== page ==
Avoiding the Unwanted Phototoxic After-Effects from Fun in the Sun with Essential Oils
A few weeks ago, I shared my personal story about the series of unfortunate events stemming from my lax attitude toward the phototoxic potential of certain essential oils. I am embarrassed to admit this isn’t the first time I got stuck wearing pants in 90°F as a result.
I went into all the details on how this happened at the biochemical level here. I also broke it down in plain English:
Phototoxic reactions can occur when certain sun-sensitizing essential oils applied to the skin are “activated” by exposure to UV rays. This can cause an inflammatory skin response resulting in sunburn, redness, and/or discolored and uneven color.
The good news is you can take precautions to avoid this negative response. These include:
- Being aware of which oils are photosensitizing.
- Waiting 12-18 hours before heading out into the sun after application of these essential oils.
- Covering areas that are exposed following topical use.
- Using these tips if you get caught in the rays unexpectedly.
The bottom line is you don’t need to freak out! If you wait the proper amount of time and take the necessary precautions (including this mineral sunscreen), you don’t have to fear these essential oils while planning a long day in the sun!
You can watch my video blog to access the summary of everything you need to know regarding topical application of essential oils while spending time in the sunshine; however there is more to add to this topic.
I promised I’d return to this subject to answer the residual, burning question percolating in your minds that was temporarily put on hold. After all, we needed to partake in the excitement of celebrating the recent product releases from the Young Living Essential Oils International Grand Convention.
Many of you asked, “What about ingesting these same essential oils?!”
Here’s my response after digging a little deeper. *
*(Note: this is my conclusion after exploring the sources listed, consulting with mentors, and from my 17-years of using essential oils in my clinic.)
Digging Deeper into the Concept of Phototoxicity with Essential Oils: The Sequel
After the paddleboard-skin-altering- essential oil incident of June 2018, it was noted among my loved ones that my love of pants in 90°weather was becoming inappropriate. An explanation was called for.
Not many words were needed, I just lifted up my pant leg to show my calf.
Brown patches galore. Enough said.
My mom’s response, “Again?”
After a cup of ego-soothing green tea and my embarrassment starting to diminish, the topic resurfaced and went in a different direction.
The infamous Terry Quigley (AKA my mom) asked me, “Have you heard that even ingesting citrus oils can cause phototoxicity?”
I almost had a whiplash as my head popped up from my pretty sweet Rummy hand, thinking, “Mamma say what!?”
“Uhhh…no,” I said, embarrassed times three.
“Well, I was on Lindsey Elmore’s blog, and she mentioned it,” Ms. Quigley calmly replied as she gently placed down her three aces for a 45 point run.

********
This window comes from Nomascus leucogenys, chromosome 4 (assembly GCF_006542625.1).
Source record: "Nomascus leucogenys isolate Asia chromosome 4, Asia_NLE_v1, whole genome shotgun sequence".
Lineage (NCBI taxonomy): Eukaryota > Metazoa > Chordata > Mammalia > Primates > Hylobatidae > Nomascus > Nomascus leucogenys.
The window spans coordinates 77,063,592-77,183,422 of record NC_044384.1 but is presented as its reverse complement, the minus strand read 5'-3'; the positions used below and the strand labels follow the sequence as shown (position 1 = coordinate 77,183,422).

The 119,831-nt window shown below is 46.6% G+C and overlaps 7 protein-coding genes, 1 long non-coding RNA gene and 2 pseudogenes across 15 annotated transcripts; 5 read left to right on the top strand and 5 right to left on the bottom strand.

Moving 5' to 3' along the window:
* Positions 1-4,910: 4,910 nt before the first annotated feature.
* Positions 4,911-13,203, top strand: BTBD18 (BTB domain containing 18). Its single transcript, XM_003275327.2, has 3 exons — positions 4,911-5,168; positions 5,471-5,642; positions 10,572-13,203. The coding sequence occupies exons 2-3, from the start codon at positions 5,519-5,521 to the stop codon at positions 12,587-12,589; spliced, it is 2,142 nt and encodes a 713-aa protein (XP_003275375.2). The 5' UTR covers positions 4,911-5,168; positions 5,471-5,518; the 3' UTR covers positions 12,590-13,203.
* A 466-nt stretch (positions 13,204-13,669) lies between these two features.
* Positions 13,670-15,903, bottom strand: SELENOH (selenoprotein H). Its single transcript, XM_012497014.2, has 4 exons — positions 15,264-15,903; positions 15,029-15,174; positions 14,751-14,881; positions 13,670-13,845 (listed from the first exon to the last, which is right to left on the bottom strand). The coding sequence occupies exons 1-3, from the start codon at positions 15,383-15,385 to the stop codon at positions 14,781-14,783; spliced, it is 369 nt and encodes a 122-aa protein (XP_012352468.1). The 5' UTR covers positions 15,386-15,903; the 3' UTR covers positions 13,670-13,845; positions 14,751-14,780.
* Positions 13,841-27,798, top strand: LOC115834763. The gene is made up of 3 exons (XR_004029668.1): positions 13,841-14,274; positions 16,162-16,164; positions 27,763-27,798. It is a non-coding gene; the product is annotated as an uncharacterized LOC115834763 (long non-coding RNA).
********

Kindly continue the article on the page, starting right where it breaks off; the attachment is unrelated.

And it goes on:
“Uhhh, I missed that,” I said mumbling and feeling a bit peeved by both the aces and my unknowing mind.
I ran to my mom’s reliable Mac and jumped on Lindsey’s site. Sure enough, I read in her discussion regarding the furanocoumarins (FCs), which are the sensitizing agents, the following:
“Many essential oils that cause phototoxicity are ingestible citrus essential oils. Does ingestion also increase the risk of sunburn? The risk of skin sensitivity is highest when essential oils are applied to the skin. However, ingesting essential oils brings the same set of FCs, and it is possible that ingesting citrus essential oils can also increase the risk of sunburn.”
That said, the half life of essential oils (how long the chemical constituents last in the blood following ingestion or application) is very short. When you have a glass of lemon water in the morning, the FCs are eliminated within hours. Because of this, sipping citrus essential oils through the day may increase the risk of sunburn more than one glass in the morning. Makes sense–the higher the dose, the bigger the risk.”
When Lindsey Elmore, Pharm.D., BCPS, says something, I listen.
I take this into deep consideration, considering she’s got the gift of genius, experience with essential oils, and toeing the line in advocating for safety.
So, I did some digging into this concept.
Click here to get the details, in typical geek-out Dr. Sarah style. ?
- Safety First! Please review the resources for essential oils safety here.
- Essential Oils Quality
This material is for information purposes only and is not intended to diagnose, treat, or prescribe for any illness. You should check with your doctor regarding implementing any new strategies into your wellness regime. These statements have not been evaluated by the FDA. (Affiliation link.)
Disclaimer: This information is applicable ONLY for therapeutic quality essential oils. This information DOES NOT apply to essential oils that have not been tested for purity and standardized constituents. There is no quality control in the United States, and oils labeled as “100% pure” need only to contain 5% of the actual oil. The rest of the bottle can be filled with fillers and sometimes toxic ingredients that can irritate the skin. The studies are not based solely on a specific brand of an essential oil, unless stated. Please read the full study for more information.
Thanks Pixabay for the images!